Greetings from Rhode Island! An update from our Executive Director from Rhode Island! An update from our Executive Director<p>​<span style="background-color:transparent;">Greetings from Rhode Island! After enduring a near-record breaking January snowstorm and the continuation of the pandemic, we are all excited that spring is coming. We have faced many challenges the last year, but I am so proud to serve as Executive Director of Boys Town New England. Our staff is passionately committed to making an impact on the lives of the youth, families, schools and communities we work with.</span></p><p>In this newsletter you will read about a girl who lives here on our Bazarsky Portsmouth campus and how her life has been positively impacted since arriving a year ago. You will also read about one of our family home teachers and how he has turned the challenges he faced in his early life into successes that he now uses while working with the teenagers who face many of the same challenges.</p><p>These are just two of many success stories that serve as the motivation for what we all do. And that includes all of you who continue to support our mission. I can never say thank you enough to each one of you.</p><p>I am thrilled to share with you all our LIFT Together expansion within Pawtucket. When we started this program several years ago in two elementary schools, our goal was to expand to have a greater impact on the school system and community at large. Due to the efforts of Senior Director Eli Escrogin and her entire staff, our impact will now be felt in <strong>three additional middle schools and two high schools</strong>, all in Pawtucket! At a time when our schools are really struggling due to the pandemic, it is so exciting that we are realizing our goal of increasing the impact of Boys Town in Pawtucket.</p><p>Our Common Sense Parenting® programs (CSP) had over <strong>120 participants</strong>, held <strong>20 CSP classes</strong> and <strong>12 parenting cafés</strong> this past year. Some of the funding for this program was thanks to our first-ever <strong>$25,000 grant</strong> from the Yawkey Foundation.</p><p>Nearly <strong>200 youth were served</strong> through our Foster Care Programs in Massachusetts and Rhode Island. At a time when many youths in both states need stable and safe families to care for them, we are actively recruiting to increase the impact we can have. </p><p>After going without a development staff for several months, I am excited to welcome Glenn Hofmann as our new Director and Julie Sherman as our new Coordinator. You can read about Glenn and Julie's backgrounds in this newsletter. We have big plans in this area, including a more focused effort on continuous engagement with our supporters. No doubt many of you will be hearing from Glenn in the coming months.</p><p>These are just some of the exciting things that are happening with Boys Town New England. While my tenure as Executive Director has been a bit strange, given I arrived in Portsmouth just before the pandemic, I am so proud of what the Boys Town community has accomplished and I am equally as excited about our plans for the future.</p><p>- Sarah Galvan, Executive Director​<br></p>2022-04-12T05:00:00ZNewstext/html; charset=utf-8 NewsEvent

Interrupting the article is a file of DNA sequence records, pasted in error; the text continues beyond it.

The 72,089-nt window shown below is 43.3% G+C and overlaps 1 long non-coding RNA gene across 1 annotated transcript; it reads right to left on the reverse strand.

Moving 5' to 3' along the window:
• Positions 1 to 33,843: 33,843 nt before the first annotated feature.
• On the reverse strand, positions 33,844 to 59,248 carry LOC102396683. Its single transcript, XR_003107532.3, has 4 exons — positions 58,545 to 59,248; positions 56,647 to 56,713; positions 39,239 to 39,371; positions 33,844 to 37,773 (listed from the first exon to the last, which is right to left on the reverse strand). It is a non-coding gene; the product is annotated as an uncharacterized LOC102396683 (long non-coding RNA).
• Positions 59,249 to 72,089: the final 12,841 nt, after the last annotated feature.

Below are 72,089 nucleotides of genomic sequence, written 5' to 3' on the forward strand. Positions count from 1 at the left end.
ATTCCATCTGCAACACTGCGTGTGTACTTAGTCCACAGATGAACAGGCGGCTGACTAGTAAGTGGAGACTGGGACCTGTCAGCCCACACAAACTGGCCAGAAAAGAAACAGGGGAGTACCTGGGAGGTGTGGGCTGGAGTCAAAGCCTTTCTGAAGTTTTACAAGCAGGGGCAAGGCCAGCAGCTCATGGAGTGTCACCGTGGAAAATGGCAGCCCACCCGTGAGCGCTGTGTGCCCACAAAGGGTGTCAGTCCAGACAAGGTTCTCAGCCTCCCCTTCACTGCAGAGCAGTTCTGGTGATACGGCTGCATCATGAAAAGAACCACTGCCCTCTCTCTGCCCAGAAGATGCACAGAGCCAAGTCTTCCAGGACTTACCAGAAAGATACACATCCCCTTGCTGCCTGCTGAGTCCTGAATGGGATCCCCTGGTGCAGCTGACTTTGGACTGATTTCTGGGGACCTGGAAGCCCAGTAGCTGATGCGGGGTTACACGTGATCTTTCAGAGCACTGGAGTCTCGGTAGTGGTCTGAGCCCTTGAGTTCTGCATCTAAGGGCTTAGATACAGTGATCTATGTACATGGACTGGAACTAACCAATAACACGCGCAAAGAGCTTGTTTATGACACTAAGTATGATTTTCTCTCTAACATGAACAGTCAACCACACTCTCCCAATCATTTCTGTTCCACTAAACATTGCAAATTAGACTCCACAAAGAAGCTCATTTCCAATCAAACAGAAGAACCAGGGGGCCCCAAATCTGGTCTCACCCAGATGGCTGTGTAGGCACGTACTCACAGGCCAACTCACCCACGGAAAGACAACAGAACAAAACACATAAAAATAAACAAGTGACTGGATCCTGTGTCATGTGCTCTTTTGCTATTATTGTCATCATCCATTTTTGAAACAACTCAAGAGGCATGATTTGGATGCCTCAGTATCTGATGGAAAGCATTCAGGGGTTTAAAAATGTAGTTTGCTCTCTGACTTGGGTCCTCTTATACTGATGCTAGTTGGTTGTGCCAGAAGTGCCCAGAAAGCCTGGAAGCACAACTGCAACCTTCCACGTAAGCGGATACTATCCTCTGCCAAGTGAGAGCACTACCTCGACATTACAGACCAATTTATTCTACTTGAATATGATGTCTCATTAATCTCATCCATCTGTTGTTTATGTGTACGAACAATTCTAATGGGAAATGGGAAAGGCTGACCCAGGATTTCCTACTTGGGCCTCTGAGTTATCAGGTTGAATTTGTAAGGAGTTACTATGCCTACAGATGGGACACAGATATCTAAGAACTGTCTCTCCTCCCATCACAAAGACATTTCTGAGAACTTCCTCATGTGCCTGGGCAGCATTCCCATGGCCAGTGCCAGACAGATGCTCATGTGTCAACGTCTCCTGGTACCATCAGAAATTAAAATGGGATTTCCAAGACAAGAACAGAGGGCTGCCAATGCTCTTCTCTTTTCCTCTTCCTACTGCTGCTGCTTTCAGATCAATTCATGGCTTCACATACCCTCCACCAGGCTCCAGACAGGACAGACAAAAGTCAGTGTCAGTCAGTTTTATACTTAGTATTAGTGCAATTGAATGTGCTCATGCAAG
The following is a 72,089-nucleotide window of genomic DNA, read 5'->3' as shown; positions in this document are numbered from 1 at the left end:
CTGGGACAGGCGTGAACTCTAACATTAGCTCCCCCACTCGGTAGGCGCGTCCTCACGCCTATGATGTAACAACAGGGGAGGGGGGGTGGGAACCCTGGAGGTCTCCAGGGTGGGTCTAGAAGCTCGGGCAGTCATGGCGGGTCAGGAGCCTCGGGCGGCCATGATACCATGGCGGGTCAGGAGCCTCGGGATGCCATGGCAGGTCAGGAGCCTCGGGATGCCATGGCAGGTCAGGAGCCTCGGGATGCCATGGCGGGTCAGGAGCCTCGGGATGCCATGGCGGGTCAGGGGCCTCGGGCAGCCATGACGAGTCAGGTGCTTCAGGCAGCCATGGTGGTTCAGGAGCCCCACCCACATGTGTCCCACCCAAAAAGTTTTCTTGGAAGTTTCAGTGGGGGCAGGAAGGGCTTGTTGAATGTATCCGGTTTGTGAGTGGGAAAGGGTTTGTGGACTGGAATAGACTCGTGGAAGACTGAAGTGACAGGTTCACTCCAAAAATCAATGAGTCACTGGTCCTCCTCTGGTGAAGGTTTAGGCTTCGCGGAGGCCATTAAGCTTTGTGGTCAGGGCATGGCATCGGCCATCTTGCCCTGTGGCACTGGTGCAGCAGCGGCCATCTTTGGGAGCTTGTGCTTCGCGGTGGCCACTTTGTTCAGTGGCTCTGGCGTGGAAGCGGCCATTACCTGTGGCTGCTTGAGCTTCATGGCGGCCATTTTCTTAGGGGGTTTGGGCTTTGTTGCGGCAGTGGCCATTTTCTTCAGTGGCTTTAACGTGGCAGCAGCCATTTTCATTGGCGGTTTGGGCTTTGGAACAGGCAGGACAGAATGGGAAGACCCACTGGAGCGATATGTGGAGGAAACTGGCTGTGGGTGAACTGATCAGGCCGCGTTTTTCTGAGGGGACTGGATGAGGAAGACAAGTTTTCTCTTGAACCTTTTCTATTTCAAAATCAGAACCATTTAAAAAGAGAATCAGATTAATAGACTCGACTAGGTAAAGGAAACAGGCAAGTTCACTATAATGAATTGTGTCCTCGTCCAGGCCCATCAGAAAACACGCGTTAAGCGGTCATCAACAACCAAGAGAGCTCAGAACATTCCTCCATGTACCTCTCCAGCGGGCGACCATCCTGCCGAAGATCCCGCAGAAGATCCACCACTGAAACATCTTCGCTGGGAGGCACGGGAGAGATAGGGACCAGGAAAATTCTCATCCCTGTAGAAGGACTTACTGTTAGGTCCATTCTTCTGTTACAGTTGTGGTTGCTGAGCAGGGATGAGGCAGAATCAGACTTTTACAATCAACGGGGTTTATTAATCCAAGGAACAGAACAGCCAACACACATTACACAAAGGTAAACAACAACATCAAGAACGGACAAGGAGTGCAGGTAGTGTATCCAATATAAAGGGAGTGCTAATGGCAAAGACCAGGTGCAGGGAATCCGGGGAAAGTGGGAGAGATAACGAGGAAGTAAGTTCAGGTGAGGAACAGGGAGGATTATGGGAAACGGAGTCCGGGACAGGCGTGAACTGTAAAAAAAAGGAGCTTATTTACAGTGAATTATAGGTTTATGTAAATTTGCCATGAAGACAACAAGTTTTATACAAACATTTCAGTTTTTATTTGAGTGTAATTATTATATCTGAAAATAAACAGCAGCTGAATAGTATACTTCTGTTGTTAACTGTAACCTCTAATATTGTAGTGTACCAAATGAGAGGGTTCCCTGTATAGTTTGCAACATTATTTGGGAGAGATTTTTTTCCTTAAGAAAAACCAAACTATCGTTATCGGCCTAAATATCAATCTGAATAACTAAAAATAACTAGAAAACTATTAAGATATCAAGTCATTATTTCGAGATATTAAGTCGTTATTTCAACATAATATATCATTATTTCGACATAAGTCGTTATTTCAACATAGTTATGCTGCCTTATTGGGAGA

Meet Our Development Team Our Development Team<p>​<strong style="background-color:transparent;">​Glenn Hofmann</strong><img src="file:///Users/johreg2/Library/Group%20Containers/UBF8T346G9.Office/TemporaryItems/msohtmlclip/clip_image001.jpg" alt="" style="background-color:transparent;width:1px;margin:5px;" /></p><p><img src="/locations/new-england/news-and-events/PublishingImages/Pages/Meet-Our-Development-Team/Glenn-Hofmann.jpg" alt="Glenn-Hofmann.jpg" class="ms-rtePosition-2" style="margin:5px 10px;width:225px;" />Glenn began his first year as Director of Development at Boys Town New England in November. Glenn has been a successful fundraiser and administrator in higher education for nearly 30-years, having worked at Lehigh University, Niagara University, Merrimack College, Virginia Commonwealth University and most recently Boston University. An avid sports fan, Glenn has spent his entire career working with student-athletes, coaches and donors in intercollegiate athletics. He has always wanted to work at organizations where he can make a difference and he is excited about transitioning out of athletics into his new role.</p><p>“Boys Town is such a wonderful organization and its commitment to make the lives of children and families better is something I truly believe in," he said. “I have always believed that in order to be successful in fundraising you must be passionate about what you are communicating to donors and truly believe in the mission you are discussing. Boys Town certainly checks off both of those boxes and I am anxious to meet our supporters whether it be in-person or virtually."</p><p>Glenn developed major gift and annual fund strategic plans at BU, VCU and Merrimack and set department records for revenue raised and donor participation at each institution. At BU, Glenn raised $4.2 million in total cash representing a 20% increase, while at VCU he oversaw an external relations unit that increased revenue by 11% during his tenure and recorded fundraising increases every year including a record-setting $3.9 million, an increase of $2 million since his initial year at the institution.  He also established Advisory Boards for each sport at BU and VCU and a first-ever Women's Athletics Board at VCU.​<br><br></p><p><strong>Julie Sherman</strong><img src="file:///Users/johreg2/Library/Group%20Containers/UBF8T346G9.Office/TemporaryItems/msohtmlclip/clip_image002.jpg" alt="" style="background-color:transparent;width:1px;margin:5px;" /><br></p><p><img src="/locations/new-england/news-and-events/PublishingImages/Pages/Meet-Our-Development-Team/Julie-Sherman.jpg" alt="Julie-Sherman.jpg" class="ms-rtePosition-2" style="margin:5px 10px;width:225px;height:229px;" />Julie earned her master's in communication from Emerson College. She has enjoyed a career in marketing in various industries, while at the same time giving her time and talents to various nonprofit organizations. She is passionate about serving the needs of her community and providing resources to those in need. “I'm eager to work with like-minded individuals here at Boys Town that truly want to make a difference in the lives of the population we serve." Julie is a firm believer that every Boys Town child and young adult has the potential to reach the stars, when given the support system they so deserve.<br></p>2022-04-12T05:00:00ZNewstext/html; charset=utf-8 NewsEvent